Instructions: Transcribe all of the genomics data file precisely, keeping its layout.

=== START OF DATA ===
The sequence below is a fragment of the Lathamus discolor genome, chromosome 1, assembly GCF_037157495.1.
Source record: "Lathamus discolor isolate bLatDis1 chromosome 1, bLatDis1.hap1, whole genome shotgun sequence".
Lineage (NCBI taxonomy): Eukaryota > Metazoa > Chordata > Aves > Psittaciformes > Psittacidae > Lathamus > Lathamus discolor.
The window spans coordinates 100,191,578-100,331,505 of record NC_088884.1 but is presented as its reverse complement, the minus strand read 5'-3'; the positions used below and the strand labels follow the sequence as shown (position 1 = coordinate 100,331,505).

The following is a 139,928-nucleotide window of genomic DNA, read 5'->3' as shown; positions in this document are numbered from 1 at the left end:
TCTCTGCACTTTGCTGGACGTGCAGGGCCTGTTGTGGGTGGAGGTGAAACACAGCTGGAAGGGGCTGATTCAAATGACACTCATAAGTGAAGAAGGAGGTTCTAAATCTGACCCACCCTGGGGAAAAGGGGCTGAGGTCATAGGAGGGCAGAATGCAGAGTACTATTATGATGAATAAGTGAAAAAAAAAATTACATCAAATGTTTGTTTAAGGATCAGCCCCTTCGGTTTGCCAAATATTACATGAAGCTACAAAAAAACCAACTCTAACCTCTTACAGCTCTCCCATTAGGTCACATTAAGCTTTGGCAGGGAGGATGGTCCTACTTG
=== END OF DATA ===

The sequence below is a fragment of the Lathamus discolor genome, chromosome 1, assembly GCF_037157495.1.
Source record: "Lathamus discolor isolate bLatDis1 chromosome 1, bLatDis1.hap1, whole genome shotgun sequence".
Lineage (NCBI taxonomy): Eukaryota > Metazoa > Chordata > Aves > Psittaciformes > Psittacidae > Lathamus > Lathamus discolor.
The window spans coordinates 100,191,578-100,331,505 of record NC_088884.1 but is presented as its reverse complement, the minus strand read 5'-3'; the positions used below and the strand labels follow the sequence as shown (position 1 = coordinate 100,331,505).

The following is a 139,928-nucleotide window of genomic DNA, read 5'->3' as shown; positions in this document are numbered from 1 at the left end:
TCTCTGCACTTTGCTGGACGTGCAGGGCCTGTTGTGGGTGGAGGTGAAACACAGCTGGAAGGGGCTGATTCAAATGACACTCATAAGTGAAGAAGGAGGTTCTAAATCTGACCCACCCTGGGGAAAAGGGGCTGAGGTCATAGGAGGGCAGAATGCAGAGTACTATTATGATGAATAAGTGAAAAAAAAAATTACATCAAATGTTTGTTTAAGGATCAGCCCCTTCGGTTTGCCAAATATTACATGAAGCTACAAAAAAACCAACTCTAACCTCTTACAGCTCTCCCATTAGGTCACATTAAGCTTTGGCAGGGAGGATGGTCCTACTTG